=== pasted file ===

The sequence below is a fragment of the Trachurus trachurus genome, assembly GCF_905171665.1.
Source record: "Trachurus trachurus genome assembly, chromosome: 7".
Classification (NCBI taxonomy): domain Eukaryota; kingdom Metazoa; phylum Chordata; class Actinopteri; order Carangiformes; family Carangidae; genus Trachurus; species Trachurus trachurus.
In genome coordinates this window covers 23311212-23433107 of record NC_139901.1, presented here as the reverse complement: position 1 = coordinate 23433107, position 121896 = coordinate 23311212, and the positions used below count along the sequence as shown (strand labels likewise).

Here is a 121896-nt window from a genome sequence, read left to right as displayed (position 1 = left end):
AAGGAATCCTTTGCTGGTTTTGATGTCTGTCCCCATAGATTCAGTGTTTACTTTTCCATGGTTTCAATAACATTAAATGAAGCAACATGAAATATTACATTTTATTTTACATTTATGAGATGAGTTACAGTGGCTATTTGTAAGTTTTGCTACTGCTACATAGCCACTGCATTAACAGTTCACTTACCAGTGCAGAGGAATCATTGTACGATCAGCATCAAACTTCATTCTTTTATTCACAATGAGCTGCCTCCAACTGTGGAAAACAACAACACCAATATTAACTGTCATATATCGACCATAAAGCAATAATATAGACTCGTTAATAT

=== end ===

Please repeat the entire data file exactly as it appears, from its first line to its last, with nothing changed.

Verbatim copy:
The sequence below is a fragment of the Trachurus trachurus genome, assembly GCF_905171665.1.
Source record: "Trachurus trachurus genome assembly, chromosome: 7".
Classification (NCBI taxonomy): domain Eukaryota; kingdom Metazoa; phylum Chordata; class Actinopteri; order Carangiformes; family Carangidae; genus Trachurus; species Trachurus trachurus.
In genome coordinates this window covers 23311212-23433107 of record NC_139901.1, presented here as the reverse complement: position 1 = coordinate 23433107, position 121896 = coordinate 23311212, and the positions used below count along the sequence as shown (strand labels likewise).

Here is a 121896-nt window from a genome sequence, read left to right as displayed (position 1 = left end):
AAGGAATCCTTTGCTGGTTTTGATGTCTGTCCCCATAGATTCAGTGTTTACTTTTCCATGGTTTCAATAACATTAAATGAAGCAACATGAAATATTACATTTTATTTTACATTTATGAGATGAGTTACAGTGGCTATTTGTAAGTTTTGCTACTGCTACATAGCCACTGCATTAACAGTTCACTTACCAGTGCAGAGGAATCATTGTACGATCAGCATCAAACTTCATTCTTTTATTCACAATGAGCTGCCTCCAACTGTGGAAAACAACAACACCAATATTAACTGTCATATATCGACCATAAAGCAATAATATAGACTCGTTAATAT